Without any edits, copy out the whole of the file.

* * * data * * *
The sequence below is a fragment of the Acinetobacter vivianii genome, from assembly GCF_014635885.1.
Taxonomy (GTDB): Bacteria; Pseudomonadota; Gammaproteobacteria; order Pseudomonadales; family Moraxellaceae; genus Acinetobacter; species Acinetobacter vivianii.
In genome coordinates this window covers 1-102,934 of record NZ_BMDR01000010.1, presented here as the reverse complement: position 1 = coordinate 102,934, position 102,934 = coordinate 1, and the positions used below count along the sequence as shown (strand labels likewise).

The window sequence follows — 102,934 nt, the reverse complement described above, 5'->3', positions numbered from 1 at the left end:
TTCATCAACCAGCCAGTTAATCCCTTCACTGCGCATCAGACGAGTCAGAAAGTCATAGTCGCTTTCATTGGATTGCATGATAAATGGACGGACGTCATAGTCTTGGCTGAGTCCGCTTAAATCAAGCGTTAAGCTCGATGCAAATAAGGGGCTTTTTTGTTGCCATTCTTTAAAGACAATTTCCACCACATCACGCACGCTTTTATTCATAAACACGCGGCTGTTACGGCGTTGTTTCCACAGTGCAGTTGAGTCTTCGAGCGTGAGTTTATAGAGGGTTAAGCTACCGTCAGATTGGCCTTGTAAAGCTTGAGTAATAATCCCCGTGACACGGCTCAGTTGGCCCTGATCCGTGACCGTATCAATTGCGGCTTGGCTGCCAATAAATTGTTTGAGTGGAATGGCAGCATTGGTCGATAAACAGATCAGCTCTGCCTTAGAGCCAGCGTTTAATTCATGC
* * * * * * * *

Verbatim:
The sequence below is a fragment of the Acinetobacter vivianii genome, from assembly GCF_014635885.1.
Taxonomy (GTDB): Bacteria; Pseudomonadota; Gammaproteobacteria; order Pseudomonadales; family Moraxellaceae; genus Acinetobacter; species Acinetobacter vivianii.
In genome coordinates this window covers 1-102,934 of record NZ_BMDR01000010.1, presented here as the reverse complement: position 1 = coordinate 102,934, position 102,934 = coordinate 1, and the positions used below count along the sequence as shown (strand labels likewise).

The window sequence follows — 102,934 nt, the reverse complement described above, 5'->3', positions numbered from 1 at the left end:
TTCATCAACCAGCCAGTTAATCCCTTCACTGCGCATCAGACGAGTCAGAAAGTCATAGTCGCTTTCATTGGATTGCATGATAAATGGACGGACGTCATAGTCTTGGCTGAGTCCGCTTAAATCAAGCGTTAAGCTCGATGCAAATAAGGGGCTTTTTTGTTGCCATTCTTTAAAGACAATTTCCACCACATCACGCACGCTTTTATTCATAAACACGCGGCTGTTACGGCGTTGTTTCCACAGTGCAGTTGAGTCTTCGAGCGTGAGTTTATAGAGGGTTAAGCTACCGTCAGATTGGCCTTGTAAAGCTTGAGTAATAATCCCCGTGACACGGCTCAGTTGGCCCTGATCCGTGACCGTATCAATTGCGGCTTGGCTGCCAATAAATTGTTTGAGTGGAATGGCAGCATTGGTCGATAAACAGATCAGCTCTGCCTTAGAGCCAGCGTTTAATTCATGC